Last week, I took note of antiquated regulations governing street photography in the District — violations of which can result in arrest. While the rules are aimed at commercial street hustling and not at amateur snapshooters, the National Press Photographers Association has objected, saying the regulations risk infringing on shooters’ First Amendment rights.
In a letter to Attorney General Irvin B. Nathan, the association’s general counsel, Mickey H. Osterreicher, notes that the regulations don’t “actually define the term ‘street photography,’ which has a more common definition as ‘a type of documentary photography’ practiced by such world renowned photographers/photojournalists as Henri Cartier-Bresson, Alfred Eisenstaedt and Robert Frank to name a few.”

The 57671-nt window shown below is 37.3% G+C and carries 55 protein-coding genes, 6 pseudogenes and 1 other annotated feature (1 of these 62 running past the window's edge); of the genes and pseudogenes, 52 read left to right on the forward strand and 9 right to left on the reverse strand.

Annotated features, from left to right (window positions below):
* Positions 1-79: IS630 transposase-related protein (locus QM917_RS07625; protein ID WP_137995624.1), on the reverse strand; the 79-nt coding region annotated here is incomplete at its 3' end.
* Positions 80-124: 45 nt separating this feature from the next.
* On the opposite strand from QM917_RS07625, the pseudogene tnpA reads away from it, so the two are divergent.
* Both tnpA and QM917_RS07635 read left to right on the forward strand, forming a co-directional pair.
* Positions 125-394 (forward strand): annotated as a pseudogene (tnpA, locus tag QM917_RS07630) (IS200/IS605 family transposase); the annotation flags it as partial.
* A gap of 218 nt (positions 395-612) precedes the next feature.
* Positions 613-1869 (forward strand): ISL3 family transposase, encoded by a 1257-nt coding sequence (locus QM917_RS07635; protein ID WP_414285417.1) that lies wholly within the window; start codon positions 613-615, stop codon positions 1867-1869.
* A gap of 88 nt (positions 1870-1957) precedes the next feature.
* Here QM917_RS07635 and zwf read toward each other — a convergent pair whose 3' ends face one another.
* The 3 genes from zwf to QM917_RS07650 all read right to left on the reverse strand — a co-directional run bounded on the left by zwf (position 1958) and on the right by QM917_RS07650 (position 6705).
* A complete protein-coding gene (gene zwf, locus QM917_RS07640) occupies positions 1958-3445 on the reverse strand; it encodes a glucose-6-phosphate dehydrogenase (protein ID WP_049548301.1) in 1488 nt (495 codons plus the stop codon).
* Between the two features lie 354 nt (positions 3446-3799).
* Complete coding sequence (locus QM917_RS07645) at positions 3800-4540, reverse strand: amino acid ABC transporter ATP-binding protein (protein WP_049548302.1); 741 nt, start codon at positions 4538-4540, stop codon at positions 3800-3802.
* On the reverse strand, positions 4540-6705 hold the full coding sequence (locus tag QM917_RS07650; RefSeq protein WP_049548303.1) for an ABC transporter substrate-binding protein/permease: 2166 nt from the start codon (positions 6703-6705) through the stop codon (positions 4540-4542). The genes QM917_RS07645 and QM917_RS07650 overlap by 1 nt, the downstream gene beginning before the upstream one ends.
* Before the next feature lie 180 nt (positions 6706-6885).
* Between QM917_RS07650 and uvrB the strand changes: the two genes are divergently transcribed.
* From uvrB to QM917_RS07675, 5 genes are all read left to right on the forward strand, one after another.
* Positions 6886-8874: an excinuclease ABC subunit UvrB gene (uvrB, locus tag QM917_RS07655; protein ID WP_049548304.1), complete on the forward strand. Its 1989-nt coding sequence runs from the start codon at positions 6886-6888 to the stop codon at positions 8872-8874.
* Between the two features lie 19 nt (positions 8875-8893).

The language, Osterreicher writes, is otherwise “vague and overly broad” and “open to misinterpretation and abuse of discretion by police.” He asks that the regulations be repealed, or at least rewritten to make their application more narrow.
”Nationwide, photographers are increasingly subject to harassment by police officers, who, under color of law, cite safety and security concerns as a pretext to chill free speech and expression or to impede the ability to gather news,” Osterreicher writes, adding that D.C.’s regulations “will only further contribute to the erroneous belief by law enforcement that public photography may be arbitrarily limited or curtailed.”
The Reporters Committee for Freedom of the Press has more.